Screen Time’s Opportunity Cost: K-State Specialist Bradford Wiles on Its Impact on Childhood Development

By Trish Svoboda

With screens being everywhere in the country, from televisions to tablets, to cell phones, K-State Research and Extension child development specialist, Bradford Wiles, says that screens are not very helpful for positive childhood development.

Guidelines published by healthcare authorities and pediatricians, including the American Academy of Pediatrics, recommend screen time be limited to one to two hours per day outside of school or work, and that kids under the age of two should have no screen time at all.

Wiles, the author of a publication on the subject from K-State Research and Extension, points out that screen time comes with an “opportunity cost”. He explains, “When you’re spending time on screens, you’re missing out on activities that could contribute to skill development in various areas – physical, mental, and social.”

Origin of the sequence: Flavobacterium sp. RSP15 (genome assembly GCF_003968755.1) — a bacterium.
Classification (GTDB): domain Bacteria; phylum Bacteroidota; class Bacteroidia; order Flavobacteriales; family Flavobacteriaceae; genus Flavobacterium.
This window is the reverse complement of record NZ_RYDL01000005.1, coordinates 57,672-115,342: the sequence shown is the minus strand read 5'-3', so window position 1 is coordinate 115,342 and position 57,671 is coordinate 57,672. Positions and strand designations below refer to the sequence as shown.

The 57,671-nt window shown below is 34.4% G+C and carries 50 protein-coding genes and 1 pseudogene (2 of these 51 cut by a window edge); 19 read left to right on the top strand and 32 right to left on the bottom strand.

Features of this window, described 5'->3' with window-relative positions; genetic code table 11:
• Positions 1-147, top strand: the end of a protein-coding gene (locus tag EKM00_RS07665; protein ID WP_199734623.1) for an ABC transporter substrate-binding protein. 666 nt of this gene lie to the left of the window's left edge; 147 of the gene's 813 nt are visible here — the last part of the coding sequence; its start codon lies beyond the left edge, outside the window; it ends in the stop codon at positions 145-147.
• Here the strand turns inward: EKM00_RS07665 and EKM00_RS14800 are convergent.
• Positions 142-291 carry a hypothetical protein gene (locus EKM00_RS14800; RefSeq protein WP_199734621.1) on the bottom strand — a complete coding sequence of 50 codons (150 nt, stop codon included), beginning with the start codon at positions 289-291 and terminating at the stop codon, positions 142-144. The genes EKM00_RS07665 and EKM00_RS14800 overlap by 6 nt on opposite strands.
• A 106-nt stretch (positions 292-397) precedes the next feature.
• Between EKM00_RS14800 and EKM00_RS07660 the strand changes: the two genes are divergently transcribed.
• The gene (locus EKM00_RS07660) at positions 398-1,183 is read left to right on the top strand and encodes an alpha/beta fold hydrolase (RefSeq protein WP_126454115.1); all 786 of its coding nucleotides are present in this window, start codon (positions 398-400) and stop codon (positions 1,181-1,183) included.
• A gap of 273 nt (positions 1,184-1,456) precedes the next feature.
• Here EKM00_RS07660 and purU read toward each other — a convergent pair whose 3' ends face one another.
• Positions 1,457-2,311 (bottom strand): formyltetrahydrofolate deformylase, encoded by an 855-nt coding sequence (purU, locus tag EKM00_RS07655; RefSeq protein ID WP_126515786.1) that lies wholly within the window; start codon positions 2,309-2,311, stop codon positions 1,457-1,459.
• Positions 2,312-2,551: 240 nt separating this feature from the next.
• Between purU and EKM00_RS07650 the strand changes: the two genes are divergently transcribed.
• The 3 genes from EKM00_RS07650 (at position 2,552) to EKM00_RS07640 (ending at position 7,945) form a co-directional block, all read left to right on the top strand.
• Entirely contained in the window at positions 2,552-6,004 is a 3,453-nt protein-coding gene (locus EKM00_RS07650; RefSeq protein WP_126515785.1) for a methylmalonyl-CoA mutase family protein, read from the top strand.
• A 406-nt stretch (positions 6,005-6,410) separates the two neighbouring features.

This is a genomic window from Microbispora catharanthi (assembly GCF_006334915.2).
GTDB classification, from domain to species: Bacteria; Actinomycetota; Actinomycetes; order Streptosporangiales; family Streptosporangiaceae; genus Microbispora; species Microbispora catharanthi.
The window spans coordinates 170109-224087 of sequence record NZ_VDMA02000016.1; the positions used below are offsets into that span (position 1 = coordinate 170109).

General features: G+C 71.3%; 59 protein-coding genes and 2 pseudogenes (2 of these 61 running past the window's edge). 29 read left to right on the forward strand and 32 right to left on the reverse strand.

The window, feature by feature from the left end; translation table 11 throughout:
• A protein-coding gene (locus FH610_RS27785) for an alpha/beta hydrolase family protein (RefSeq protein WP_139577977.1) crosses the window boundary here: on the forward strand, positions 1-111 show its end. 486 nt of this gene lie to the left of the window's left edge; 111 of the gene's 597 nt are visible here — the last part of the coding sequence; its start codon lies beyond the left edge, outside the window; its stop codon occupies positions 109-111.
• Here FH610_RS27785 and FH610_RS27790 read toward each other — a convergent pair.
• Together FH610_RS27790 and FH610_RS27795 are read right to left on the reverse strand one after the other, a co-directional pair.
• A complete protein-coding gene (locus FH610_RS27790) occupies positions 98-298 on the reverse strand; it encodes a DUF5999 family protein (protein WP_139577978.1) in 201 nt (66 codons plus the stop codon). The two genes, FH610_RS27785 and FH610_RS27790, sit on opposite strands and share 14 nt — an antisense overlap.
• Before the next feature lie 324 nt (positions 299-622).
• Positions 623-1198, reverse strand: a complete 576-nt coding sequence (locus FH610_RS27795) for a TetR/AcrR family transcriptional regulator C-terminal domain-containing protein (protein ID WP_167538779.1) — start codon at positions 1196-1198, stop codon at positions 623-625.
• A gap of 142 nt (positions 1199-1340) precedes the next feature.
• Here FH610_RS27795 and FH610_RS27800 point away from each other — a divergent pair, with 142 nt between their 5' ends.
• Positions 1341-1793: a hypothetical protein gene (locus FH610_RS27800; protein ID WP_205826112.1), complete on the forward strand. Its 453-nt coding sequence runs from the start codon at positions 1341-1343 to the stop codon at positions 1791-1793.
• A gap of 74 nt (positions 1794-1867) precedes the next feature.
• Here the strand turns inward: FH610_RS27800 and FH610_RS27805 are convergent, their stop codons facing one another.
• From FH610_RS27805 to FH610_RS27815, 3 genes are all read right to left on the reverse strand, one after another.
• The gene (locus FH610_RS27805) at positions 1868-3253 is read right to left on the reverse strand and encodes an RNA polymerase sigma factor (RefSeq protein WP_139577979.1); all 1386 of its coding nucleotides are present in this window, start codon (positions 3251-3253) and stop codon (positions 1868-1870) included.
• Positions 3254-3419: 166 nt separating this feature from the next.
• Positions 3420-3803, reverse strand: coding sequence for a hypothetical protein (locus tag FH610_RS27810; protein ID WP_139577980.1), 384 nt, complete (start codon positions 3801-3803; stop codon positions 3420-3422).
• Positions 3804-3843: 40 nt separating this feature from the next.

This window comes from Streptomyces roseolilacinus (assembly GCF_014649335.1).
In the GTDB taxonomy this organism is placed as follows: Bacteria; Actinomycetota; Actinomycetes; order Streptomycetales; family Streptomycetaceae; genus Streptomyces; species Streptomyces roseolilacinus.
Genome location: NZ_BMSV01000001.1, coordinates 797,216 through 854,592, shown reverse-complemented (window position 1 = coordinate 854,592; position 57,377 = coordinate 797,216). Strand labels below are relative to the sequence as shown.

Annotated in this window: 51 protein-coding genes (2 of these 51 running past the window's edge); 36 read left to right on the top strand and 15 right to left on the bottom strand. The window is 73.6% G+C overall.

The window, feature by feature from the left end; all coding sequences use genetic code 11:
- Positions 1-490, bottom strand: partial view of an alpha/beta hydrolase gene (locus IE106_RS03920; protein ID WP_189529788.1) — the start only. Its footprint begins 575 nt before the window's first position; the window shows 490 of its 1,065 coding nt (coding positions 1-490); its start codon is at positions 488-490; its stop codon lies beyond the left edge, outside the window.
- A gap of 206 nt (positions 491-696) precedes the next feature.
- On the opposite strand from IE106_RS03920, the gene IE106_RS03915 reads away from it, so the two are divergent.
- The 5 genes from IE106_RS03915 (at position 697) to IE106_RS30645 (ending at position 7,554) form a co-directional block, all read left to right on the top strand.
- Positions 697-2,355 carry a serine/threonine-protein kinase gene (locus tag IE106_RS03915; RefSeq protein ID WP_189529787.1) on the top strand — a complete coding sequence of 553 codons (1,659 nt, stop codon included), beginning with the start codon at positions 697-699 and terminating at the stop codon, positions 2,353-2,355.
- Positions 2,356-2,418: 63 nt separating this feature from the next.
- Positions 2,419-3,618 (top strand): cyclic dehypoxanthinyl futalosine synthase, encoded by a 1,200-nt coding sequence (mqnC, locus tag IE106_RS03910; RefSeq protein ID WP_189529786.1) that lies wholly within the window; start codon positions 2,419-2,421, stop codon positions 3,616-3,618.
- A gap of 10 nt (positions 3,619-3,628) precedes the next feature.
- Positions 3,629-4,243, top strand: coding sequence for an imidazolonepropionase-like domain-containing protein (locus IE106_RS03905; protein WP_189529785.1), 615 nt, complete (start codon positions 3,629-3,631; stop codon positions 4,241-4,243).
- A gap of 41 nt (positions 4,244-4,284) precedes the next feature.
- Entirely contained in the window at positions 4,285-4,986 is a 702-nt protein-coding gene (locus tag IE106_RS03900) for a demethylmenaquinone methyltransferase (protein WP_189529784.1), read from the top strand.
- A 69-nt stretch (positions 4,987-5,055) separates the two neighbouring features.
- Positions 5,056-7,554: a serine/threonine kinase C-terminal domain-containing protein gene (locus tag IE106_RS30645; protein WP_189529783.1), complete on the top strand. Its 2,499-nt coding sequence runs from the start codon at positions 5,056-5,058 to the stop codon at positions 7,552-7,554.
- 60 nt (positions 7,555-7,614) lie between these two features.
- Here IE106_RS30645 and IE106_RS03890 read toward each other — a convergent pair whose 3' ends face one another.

He said screens are often used as substitutes for babysitters, or as a way for parents and other caregivers to take a break to complete other tasks. He notes that while limited screen time won’t harm your child, it’s important to engage with your children before and after screen time

Wiles said that technology itself is not the problem. “The problem is when you use that tool to isolate yourself or your children,” he said.

“If that tool is being used for engagement, then great. That is how children of all ages learn…through dialogue, discussion and shared experience. The ability to talk, and learn with and from each other is really a benefit to human development.”

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